Legal News

The EAT decision in Efobi will, if upheld, make it easier for tribunals to hold there are sufficient facts for the burden of proof to be on the employer to show there was no unlawful discrimination. It had been thought that the Equality Act 2010 continued the position under previous legislation – that for the... Read more »
The EAT held that pay for voluntary overtime could be ‘normal’ pay, which under EU law had to be taken into account in calculating holiday pay. In Dudley Metropolitan Borough Council v Willetts (bailii,org) the EAT had to consider whether payments received in respect of entirely voluntary overtime could be treated as forming part of... Read more »
Diana Kloss’s blog considers those who are neither ‘employees’ nor genuinely self-employed. What have court cases been saying, and would the proposals in the Taylor Review issued in July be helpful? There have been recent court cases finding against companies which argue that those who work for them are genuinely in business on their own... Read more »
Claimants need no longer pay fees to bring an employment tribunal claim, following a decision by the Supreme Court. The Supreme Court held in R (Unison) v Lord Chancellor ( that the system of employment tribunal fees which has been in place since 2013 is unlawful. With immediate effect, tribunal fees are no longer payable.... Read more »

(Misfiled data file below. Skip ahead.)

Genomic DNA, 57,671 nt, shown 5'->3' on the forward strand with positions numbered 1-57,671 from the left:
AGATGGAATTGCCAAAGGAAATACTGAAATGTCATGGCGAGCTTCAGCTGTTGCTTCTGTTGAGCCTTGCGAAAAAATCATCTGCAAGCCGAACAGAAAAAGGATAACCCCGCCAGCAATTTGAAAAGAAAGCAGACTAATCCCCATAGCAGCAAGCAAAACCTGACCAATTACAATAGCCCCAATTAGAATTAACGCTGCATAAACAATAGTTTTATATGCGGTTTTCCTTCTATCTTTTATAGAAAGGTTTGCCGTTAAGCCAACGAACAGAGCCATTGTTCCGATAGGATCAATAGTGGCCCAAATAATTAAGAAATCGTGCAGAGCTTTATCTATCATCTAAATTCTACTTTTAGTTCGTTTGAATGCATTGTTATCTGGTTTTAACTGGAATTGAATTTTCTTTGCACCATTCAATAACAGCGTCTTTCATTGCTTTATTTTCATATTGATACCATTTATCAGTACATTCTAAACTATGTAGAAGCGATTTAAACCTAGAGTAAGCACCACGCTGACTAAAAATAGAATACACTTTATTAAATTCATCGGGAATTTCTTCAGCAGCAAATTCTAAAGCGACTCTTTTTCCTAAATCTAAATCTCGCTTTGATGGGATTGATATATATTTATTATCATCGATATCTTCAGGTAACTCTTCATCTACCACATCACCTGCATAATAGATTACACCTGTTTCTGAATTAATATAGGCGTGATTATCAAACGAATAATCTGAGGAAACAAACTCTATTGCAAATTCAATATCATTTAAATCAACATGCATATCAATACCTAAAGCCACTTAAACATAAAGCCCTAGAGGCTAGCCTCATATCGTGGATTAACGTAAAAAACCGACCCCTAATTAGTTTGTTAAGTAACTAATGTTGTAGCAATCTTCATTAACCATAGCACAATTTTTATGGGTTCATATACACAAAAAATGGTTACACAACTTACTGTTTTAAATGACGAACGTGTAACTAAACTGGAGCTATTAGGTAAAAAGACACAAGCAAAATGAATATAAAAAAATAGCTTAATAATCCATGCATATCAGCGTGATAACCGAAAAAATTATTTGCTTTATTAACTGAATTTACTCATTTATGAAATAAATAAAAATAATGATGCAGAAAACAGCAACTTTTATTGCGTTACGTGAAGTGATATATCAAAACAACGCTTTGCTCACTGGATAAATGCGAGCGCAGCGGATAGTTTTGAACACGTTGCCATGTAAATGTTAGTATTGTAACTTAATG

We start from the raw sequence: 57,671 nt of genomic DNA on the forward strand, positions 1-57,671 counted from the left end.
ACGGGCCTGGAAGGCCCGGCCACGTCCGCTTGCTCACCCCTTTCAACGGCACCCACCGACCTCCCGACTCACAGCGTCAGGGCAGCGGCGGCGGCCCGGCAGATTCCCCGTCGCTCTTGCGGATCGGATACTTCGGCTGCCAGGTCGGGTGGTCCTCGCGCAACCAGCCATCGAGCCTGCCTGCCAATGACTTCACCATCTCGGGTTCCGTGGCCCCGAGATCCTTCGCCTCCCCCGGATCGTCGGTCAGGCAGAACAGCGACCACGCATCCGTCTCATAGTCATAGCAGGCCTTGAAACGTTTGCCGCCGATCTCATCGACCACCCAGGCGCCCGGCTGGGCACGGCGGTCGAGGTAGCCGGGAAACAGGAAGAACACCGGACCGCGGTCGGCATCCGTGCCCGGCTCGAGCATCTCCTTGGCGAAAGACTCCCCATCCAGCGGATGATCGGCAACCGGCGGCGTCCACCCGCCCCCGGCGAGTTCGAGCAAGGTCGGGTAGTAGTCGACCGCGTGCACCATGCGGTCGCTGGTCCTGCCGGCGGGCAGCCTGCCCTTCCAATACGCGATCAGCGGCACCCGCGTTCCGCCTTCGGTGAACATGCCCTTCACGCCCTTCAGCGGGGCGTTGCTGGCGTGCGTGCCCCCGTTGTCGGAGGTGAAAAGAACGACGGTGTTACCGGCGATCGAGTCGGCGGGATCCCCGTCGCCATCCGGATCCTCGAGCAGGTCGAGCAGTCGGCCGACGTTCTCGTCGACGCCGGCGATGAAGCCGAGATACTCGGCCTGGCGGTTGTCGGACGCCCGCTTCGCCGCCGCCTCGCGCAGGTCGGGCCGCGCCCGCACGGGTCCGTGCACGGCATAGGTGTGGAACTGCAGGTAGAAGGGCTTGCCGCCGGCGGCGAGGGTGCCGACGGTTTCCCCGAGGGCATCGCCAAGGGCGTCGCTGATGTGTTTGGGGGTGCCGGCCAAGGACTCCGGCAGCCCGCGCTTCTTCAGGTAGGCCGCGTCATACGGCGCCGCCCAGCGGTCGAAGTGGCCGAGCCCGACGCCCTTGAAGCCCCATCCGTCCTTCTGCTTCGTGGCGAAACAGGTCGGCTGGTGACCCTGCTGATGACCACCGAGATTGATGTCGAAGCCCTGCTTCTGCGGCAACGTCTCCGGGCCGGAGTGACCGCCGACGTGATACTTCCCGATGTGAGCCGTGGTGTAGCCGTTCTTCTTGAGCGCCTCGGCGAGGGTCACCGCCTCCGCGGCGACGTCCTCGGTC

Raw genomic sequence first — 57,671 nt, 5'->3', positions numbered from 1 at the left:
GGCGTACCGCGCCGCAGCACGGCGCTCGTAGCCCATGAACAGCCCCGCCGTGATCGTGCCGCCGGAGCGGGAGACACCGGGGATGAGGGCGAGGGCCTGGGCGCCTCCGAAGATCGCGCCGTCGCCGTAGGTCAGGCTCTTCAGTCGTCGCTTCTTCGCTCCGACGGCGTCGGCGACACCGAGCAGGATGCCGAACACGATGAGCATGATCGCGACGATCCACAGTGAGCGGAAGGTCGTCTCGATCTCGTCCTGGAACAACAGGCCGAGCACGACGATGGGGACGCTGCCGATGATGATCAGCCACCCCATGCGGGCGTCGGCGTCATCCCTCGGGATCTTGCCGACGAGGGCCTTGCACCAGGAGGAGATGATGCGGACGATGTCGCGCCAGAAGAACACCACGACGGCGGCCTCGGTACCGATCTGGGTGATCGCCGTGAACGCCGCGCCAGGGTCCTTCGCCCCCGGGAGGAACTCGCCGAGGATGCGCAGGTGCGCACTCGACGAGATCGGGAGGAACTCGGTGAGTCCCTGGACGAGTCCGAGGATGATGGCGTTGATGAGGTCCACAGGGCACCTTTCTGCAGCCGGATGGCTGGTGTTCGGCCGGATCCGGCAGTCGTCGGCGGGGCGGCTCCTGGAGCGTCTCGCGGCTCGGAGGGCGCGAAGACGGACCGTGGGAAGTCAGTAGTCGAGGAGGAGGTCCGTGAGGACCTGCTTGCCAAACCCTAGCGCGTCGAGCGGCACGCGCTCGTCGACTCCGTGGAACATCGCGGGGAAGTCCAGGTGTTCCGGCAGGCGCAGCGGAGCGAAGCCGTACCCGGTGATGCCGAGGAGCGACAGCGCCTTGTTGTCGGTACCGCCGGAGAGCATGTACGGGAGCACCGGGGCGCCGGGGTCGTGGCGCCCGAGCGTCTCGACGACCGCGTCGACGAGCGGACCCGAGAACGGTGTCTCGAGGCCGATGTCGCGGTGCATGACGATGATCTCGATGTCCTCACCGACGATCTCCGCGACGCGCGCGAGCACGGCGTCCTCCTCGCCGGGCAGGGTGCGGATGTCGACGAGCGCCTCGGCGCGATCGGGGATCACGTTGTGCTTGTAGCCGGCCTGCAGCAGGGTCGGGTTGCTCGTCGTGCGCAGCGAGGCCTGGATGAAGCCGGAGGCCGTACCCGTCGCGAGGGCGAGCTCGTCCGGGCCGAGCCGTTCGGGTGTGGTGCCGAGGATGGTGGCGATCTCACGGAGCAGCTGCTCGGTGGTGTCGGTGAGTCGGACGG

The EAT held that in deciding whether a non-UK employee could bring a British employment claim, the fact his contract was governed by English law was relevant even if that was just for ‘convenience’. In Green v SIG Trading ( the claimant had lived in the Middle East for over 15 years, and was recruited... Read more »
A disabled worker taking ill health retirement was treated more favourably than non-disabled workers, but less favourably than someone who had not reduced their hours due to disability. In Trustees of Swansea University Pension & Assurance Scheme v Williams (, the claimant received an enhanced pension because he was no longer able to work due... Read more »
The Court of Appeal has now considered whether the claimant’s disclosure of an alleged breach of his own contract of employment, which also affected 100 co-workers, could be regarded as in the public interest. In June 2013 it became a requirement for whistleblowing protection that the disclosure must, in the reasonable belief of the worker,... Read more »
The EAT largely upheld a tribunal decision that (on the facts) a college was entitled to dismiss a lecturer who had been off work with a depressive illness for over a year. In Pulman v Merthyr Tydfil College (, the employment tribunal concluded that the employer had done as much as could reasonably be expected... Read more »
The EAT went some way – but not that far – in considering Equality Act issues on redeployment and pay while off sick. In West v Royal Bank of Scotland ( the claimant developed cervical spondylosis and became unable to do her previous job. Part of the case related to her losing her entitlement under... Read more »